Online Learning: Common Misconceptions, Benefits and Challenges

Patrick R. Lowenthal (Editor)
Boise State University, ID, USA

Cindy S. York (Editor)
Professor, Northern Illinois University, IL, USA

Jennifer C. Richardson (Editor)
Professor, Purdue University, IN, USA

Series: Education in a Competitive and Globalizing World
BISAC: EDU041000

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Special issue: Resilience in breaking the cycle of children’s environmental health disparities
Edited by I Leslie Rubin, Robert J Geller, Abby Mutic, Benjamin A Gitterman, Nathan Mutic, Wayne Garfinkel, Claire D Coles, Kurt Martinuzzi, and Joav Merrick

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The number of students taking online courses continues to grow each year. Despite the growth, a large percentage of faculties still don’t accept the value of online learning.

Online educators find themselves in exciting times where they continue advancing the dialogue about online learning, beyond the discussions of “is it as good as face-to-face instruction?” to more nuanced issues such as some of the various benefits, challenges, and misconceptions that go along with learning online.

The purpose of this book is to address the various benefits, challenges, and misconceptions that coincide with online teaching and learning. The audience includes anyone with an interest in online learning, whether they are researchers, designers, instructors, or trainers. This book is organized into several themes that are current and emerging in the field of online learning, including student and instructor supports, instructional approaches, current trends and emerging technologies, reaching new audiences, and planning for the online learning environment. (Imprint: Nova)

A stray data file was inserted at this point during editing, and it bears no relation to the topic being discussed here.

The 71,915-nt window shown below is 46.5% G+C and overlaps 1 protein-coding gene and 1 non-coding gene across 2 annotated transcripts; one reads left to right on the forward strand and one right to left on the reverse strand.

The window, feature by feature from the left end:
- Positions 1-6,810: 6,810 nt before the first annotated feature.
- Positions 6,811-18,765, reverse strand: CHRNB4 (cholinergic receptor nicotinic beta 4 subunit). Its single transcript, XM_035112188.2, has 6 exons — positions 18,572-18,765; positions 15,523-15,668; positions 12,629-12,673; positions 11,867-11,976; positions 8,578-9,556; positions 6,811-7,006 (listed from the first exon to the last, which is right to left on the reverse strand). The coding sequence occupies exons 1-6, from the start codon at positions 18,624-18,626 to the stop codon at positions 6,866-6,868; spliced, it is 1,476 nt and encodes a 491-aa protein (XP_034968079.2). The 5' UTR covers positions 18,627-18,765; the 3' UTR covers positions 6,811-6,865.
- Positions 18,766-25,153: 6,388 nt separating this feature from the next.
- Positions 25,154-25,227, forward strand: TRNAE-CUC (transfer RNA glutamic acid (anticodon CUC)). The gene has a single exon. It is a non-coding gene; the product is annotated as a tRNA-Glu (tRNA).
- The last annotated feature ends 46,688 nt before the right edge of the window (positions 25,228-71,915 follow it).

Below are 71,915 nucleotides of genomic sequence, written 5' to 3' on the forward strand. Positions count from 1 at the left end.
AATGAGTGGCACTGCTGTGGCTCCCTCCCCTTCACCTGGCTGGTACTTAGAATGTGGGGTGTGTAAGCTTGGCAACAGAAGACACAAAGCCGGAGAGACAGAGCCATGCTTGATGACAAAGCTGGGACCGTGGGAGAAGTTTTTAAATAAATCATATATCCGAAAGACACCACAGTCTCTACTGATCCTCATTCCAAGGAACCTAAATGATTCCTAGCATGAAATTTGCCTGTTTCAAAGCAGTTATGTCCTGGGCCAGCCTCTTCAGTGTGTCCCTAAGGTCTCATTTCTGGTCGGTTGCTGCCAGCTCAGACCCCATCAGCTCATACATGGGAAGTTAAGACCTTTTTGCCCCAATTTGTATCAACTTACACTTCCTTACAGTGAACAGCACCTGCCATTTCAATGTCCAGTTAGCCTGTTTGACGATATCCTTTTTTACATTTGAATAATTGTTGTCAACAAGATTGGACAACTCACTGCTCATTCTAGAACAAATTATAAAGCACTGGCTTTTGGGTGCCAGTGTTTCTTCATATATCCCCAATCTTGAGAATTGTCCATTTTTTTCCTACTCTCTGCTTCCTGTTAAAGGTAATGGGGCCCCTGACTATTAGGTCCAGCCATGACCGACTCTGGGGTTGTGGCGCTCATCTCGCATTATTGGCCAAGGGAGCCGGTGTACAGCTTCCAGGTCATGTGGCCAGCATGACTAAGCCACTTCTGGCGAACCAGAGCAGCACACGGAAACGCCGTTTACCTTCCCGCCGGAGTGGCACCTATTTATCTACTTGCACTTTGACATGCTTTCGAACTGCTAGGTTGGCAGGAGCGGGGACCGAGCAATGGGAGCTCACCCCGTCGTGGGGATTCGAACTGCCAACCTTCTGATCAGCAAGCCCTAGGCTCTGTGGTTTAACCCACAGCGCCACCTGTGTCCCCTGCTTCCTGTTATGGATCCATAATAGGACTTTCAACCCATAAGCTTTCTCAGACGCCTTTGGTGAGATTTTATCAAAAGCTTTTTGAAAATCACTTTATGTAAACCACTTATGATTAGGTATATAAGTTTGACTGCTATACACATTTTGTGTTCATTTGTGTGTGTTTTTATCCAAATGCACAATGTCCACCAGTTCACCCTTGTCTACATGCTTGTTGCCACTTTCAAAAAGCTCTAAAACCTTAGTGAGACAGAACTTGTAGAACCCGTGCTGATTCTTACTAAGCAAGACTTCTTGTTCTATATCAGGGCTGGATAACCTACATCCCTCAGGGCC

Introduction pp,vii-x

Chapter 1: Supporting instructors in Online Learning Environments: Addressing the Challenges
(Kelley Regan, Anya S. Evmenova, Pamela Baker, George Mason University, Virginia, US)pp,1-16

Chapter 2: Student Readiness for Online Learning: The Role of Social, Emotional and Technical Competencies
(Taeho Yu, Purdue University, Indiana, US) pp,17-32

Chapter 3: Blended Online Learning: Benefits, Challenges and Misconceptions
(Peter J. Fadde, Phu Vu, Southern Illinois University Carbondale, Illinois, US)pp,33-48

Chapter 4: A Flipped Classroom Approach: Benefits and Challenges of Flipping the Learning of Procedural Knowledge
(Angie Hodge, Betty Love, Neal Grandgenett, Andrew Swift, University of Nebraska at Omaha, Nebraska, US) pp,49-60

Chapter 5: Overcoming Challenges during the Development of a Massive Open Online Course
(Devrim Ozdemir, George Mason University, Virginia, US)pp,61-72

Chapter 6: Rules of Engagement: Setting the Stage for Online Learning Communities
(Janice W. Butler, Marie Evans, University of Texas at Brownsville, Texas, US) pp,73-88

Chapter 7: Are We There Yet? e-Textbooks and Online Learning
(William Douglas Woody David B. Daniel, University of Northern Colorado, Colorado, US)pp,89-98

Chapter 8: Learning Out Loud: Increasing Voluntary Voice Comments in Online Classes
(Michelle Pacansky-Brock, Mt. San Jacinto College, California, US)pp,99-114

Chapter 9: Research and Dissertations: Challenges Overcome by Online Doctoral Students
(Swapna Kumar, Melissa Johnson, University of Florida, Florida, US)pp,115-124

Chapter 10: Online Learning in Primary Schools
(Damian Maher, University of Technology, Sydney, Australia)pp,125-136

Chapter 11: Are Online Assessments Measuring Student Learning or Something Else?
(Gayle V. Davidson-Shivers, Rebecca M. Reese, University of South Alabama, Alabama, US)pp,137-152

Chapter 12: Benefits and Challenges of the Online Learning Strategic Planning Process
(Tonya B. Amankwatia, Center for Teaching and Learning, School of Education, Regent University, Virginia Beach, VA, USA)pp,153-166

Index pp,169-174

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